The Sandlot” is yet another wallow in the coming-of-age stakes circa 1962. It’s the story of how the new kid on the block falls in with the local misfits, joins the (baseball) team and in a series of alternately funny and poignant incidents, gets his first hint of adulthood.
Sweet and sincere, the film is also a remarkably shallow wade, rife with incident and slim on substance. The singular lack of true grit in the narrative is a decided detriment and will impact adversely on its commercial prospects. Theatrical life will be short and not so sweet and the picture’s foreign prospects are limited.
Scotty Smalls (Tom Guiry) arrives in some quiet piece of Americana in the summer of 1962 and, without much difficulty, is recruited into the neighborhood ad-hoc baseball team. His major league problem is that he — to use the boys’ most scatological reference –“plays like a girl.”
Endemic to the screenplay by writer/director David Mickey Evans (and co-scenarist Robert Gunter) is its singular lack of dramatic resolution. Scotty’s initial dilemma hints at a fractious family environment in which unstated tension bubbles between the boy and his stepfather Bill (Denis Leary). Eventually, it is resolved, or simply goes away. But it is just one of many missed opportunities to provide some texture to the piece.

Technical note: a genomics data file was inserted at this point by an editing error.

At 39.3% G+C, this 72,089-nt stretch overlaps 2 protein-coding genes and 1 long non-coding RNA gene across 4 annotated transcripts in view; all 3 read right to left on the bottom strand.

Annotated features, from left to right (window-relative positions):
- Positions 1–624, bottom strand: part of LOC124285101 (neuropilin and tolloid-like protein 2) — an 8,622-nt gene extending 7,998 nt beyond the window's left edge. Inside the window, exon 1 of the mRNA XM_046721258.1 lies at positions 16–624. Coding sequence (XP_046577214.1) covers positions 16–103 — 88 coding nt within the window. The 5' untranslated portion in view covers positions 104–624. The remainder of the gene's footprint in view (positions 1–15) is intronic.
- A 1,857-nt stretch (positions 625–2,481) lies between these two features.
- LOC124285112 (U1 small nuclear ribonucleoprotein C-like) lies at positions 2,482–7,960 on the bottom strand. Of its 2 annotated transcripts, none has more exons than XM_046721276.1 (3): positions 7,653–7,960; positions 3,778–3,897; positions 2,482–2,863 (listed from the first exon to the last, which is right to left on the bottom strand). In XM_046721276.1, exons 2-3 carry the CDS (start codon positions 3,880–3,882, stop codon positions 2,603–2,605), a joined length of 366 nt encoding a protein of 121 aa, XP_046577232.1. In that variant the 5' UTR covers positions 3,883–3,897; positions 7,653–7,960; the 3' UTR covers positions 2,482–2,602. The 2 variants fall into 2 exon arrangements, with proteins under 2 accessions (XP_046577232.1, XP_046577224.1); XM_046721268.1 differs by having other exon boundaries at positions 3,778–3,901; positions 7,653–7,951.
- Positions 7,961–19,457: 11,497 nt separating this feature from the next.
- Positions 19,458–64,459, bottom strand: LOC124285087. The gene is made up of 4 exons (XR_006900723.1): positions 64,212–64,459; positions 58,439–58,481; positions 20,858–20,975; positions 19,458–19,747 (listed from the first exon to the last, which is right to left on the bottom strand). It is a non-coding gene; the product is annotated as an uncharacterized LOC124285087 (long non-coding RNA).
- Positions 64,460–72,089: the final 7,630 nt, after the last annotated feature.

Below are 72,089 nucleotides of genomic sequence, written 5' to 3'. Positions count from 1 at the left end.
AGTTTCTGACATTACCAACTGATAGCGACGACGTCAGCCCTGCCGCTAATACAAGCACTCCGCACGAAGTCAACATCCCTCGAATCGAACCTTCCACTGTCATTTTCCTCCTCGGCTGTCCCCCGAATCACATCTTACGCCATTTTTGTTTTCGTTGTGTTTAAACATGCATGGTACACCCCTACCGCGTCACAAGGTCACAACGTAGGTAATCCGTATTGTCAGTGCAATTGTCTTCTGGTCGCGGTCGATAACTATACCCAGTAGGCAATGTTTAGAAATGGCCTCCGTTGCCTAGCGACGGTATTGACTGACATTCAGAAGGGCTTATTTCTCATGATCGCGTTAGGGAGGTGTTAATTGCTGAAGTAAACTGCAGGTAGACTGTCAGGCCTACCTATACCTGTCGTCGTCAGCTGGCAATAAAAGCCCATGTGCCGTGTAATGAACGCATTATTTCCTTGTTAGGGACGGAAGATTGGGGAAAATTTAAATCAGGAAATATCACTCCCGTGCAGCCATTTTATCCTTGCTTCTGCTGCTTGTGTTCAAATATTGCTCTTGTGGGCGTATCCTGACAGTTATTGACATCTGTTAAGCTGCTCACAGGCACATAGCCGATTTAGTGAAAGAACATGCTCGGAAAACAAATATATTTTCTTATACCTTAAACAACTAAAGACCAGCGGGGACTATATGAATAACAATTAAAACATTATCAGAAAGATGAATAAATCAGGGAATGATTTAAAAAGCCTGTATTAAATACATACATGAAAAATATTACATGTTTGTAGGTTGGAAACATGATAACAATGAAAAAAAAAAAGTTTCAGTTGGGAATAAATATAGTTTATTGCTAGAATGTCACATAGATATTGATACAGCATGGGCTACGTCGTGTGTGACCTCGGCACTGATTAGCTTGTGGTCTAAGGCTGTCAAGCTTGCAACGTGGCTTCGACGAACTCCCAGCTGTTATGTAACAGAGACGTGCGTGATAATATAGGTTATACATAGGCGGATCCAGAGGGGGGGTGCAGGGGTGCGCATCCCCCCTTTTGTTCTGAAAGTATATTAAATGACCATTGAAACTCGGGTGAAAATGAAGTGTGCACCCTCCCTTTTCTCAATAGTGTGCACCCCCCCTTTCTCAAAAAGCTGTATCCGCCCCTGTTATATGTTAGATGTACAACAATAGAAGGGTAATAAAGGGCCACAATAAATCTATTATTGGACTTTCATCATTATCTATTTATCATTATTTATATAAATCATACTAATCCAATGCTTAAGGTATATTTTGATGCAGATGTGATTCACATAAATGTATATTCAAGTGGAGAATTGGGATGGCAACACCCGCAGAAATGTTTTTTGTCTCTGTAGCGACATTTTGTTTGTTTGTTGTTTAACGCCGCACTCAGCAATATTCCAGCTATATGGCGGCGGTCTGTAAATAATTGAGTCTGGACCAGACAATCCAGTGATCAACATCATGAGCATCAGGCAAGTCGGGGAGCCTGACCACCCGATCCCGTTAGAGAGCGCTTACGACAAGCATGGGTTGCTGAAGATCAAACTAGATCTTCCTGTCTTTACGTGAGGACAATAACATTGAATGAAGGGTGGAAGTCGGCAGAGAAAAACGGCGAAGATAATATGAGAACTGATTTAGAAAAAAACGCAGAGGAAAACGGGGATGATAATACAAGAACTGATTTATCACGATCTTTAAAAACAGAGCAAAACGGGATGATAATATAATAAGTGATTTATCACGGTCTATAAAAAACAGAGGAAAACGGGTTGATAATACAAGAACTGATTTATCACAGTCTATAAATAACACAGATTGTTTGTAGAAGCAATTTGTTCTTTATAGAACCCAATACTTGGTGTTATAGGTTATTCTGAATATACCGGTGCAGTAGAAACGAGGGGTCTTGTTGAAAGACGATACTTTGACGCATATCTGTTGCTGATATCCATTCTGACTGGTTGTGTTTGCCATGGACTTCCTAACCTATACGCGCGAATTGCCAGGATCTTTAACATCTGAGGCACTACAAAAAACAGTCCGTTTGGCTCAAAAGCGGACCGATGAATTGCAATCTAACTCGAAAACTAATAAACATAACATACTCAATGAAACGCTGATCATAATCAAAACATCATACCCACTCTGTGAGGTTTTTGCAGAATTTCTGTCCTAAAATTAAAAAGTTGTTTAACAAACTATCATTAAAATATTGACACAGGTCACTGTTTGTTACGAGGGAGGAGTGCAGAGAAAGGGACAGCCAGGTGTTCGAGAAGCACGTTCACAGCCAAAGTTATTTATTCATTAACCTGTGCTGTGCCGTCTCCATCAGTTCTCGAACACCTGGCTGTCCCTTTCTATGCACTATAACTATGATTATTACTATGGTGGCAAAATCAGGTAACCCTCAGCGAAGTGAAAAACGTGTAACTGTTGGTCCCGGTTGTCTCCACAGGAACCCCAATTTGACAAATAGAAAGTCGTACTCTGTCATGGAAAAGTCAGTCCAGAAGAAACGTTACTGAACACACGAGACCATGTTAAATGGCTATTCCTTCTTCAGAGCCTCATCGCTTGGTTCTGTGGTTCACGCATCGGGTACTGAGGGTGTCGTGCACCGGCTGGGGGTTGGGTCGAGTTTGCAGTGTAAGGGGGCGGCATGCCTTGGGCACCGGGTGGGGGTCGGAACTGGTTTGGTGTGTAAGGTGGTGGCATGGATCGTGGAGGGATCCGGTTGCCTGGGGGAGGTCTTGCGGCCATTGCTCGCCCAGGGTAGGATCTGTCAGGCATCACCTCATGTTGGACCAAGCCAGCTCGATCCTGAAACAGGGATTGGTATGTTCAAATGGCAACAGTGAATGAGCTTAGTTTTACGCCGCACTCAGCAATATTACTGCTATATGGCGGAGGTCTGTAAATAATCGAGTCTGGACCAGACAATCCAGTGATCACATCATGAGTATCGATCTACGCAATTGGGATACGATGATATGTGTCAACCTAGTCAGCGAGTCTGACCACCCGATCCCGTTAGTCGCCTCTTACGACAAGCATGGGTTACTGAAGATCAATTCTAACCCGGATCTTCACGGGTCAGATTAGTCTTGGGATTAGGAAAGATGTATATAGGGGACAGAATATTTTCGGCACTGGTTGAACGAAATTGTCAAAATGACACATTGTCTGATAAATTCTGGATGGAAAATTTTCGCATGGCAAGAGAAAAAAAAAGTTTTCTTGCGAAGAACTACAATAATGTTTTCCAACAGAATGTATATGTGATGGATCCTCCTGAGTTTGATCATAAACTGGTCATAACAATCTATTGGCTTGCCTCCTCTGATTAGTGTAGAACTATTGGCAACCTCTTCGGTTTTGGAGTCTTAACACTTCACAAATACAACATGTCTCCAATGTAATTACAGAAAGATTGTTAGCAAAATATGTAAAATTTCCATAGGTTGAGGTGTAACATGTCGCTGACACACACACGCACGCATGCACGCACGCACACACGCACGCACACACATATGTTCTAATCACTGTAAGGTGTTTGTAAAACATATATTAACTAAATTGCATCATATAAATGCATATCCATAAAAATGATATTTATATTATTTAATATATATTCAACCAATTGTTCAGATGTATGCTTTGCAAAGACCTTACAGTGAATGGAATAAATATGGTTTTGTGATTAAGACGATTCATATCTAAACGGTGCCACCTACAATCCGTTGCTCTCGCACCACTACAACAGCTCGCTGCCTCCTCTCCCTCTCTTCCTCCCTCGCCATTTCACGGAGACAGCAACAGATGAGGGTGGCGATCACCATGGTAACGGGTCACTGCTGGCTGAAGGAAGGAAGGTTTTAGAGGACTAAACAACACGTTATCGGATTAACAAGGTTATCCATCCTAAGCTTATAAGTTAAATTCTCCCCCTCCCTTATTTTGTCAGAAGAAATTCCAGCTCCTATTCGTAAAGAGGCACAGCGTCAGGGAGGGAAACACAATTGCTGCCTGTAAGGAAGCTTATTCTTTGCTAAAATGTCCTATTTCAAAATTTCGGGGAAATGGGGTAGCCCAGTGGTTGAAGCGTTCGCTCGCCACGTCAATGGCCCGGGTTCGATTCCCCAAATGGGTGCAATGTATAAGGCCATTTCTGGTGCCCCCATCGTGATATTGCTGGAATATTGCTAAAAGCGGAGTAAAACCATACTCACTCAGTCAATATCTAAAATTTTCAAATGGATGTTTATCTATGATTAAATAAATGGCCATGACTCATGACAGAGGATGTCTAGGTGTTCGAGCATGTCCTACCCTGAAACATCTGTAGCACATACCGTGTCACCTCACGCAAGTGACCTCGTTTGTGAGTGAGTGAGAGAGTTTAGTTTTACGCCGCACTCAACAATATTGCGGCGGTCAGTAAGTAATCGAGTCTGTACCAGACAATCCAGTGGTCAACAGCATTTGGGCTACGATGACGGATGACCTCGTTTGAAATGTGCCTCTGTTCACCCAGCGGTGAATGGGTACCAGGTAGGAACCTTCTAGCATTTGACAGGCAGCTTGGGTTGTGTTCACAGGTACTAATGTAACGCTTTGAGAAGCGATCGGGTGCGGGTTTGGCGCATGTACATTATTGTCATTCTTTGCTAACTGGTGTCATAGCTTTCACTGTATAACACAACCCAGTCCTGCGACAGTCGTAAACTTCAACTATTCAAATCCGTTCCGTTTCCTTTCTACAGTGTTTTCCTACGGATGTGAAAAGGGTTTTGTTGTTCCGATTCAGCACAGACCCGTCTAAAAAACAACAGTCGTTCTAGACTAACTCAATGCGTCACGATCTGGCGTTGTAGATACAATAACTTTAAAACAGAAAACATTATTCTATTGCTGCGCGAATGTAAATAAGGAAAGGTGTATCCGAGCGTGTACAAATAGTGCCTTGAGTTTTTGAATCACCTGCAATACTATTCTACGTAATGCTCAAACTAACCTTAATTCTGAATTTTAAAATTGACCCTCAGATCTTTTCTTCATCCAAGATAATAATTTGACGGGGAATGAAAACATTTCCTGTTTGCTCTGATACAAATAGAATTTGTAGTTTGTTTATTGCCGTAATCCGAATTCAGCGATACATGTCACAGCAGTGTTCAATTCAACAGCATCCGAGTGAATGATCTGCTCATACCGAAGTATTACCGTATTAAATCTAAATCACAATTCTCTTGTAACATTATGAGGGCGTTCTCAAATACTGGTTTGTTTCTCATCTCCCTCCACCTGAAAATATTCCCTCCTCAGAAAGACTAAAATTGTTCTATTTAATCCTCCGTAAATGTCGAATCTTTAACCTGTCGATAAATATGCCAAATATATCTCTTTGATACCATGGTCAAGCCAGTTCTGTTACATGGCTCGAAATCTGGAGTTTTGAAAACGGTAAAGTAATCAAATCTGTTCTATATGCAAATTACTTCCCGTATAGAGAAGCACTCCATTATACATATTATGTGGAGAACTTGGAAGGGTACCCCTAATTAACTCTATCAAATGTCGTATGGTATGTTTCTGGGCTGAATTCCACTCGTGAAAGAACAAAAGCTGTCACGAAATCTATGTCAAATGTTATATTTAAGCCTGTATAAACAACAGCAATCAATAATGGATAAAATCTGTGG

Scotty’s mentor instead is Benny Rodriguez (Mike Vitar), the best player on the block.
Running beneath the surface of this fond remembrance is the promise of some cataclysmic event foreshadowed in a voice-over (Evans, uncredited) by the older Scotty (Arliss Howard, uncredited) 30 years later. It is not some grudge match, but the presence of a mythic feral junkyard dog that resides behind a fence next to the playing field and devours all orbs which fall into his territory. The “pickle” is that the naive Scotty has offered up his stepfather’s autographed Babe Ruth baseball and it now resides in the “beast’s” domain.
“The Sandlot” pretends to be about something when it really just strings together a series of loosely connected vignettes.
Director Evans acquits himself well in technical/craft areas in his debut feature. The film has a pleasant sheen enhanced by Anthony Richmond’s camera and a sprightly David Newman score.
Performances are strong but the pee-wee leaguers seem less like a team than an attempt to represent the cultural mosaic in microcosm. The adult roles provide solid cameo turns for James Earl Jones and Brooke Adams.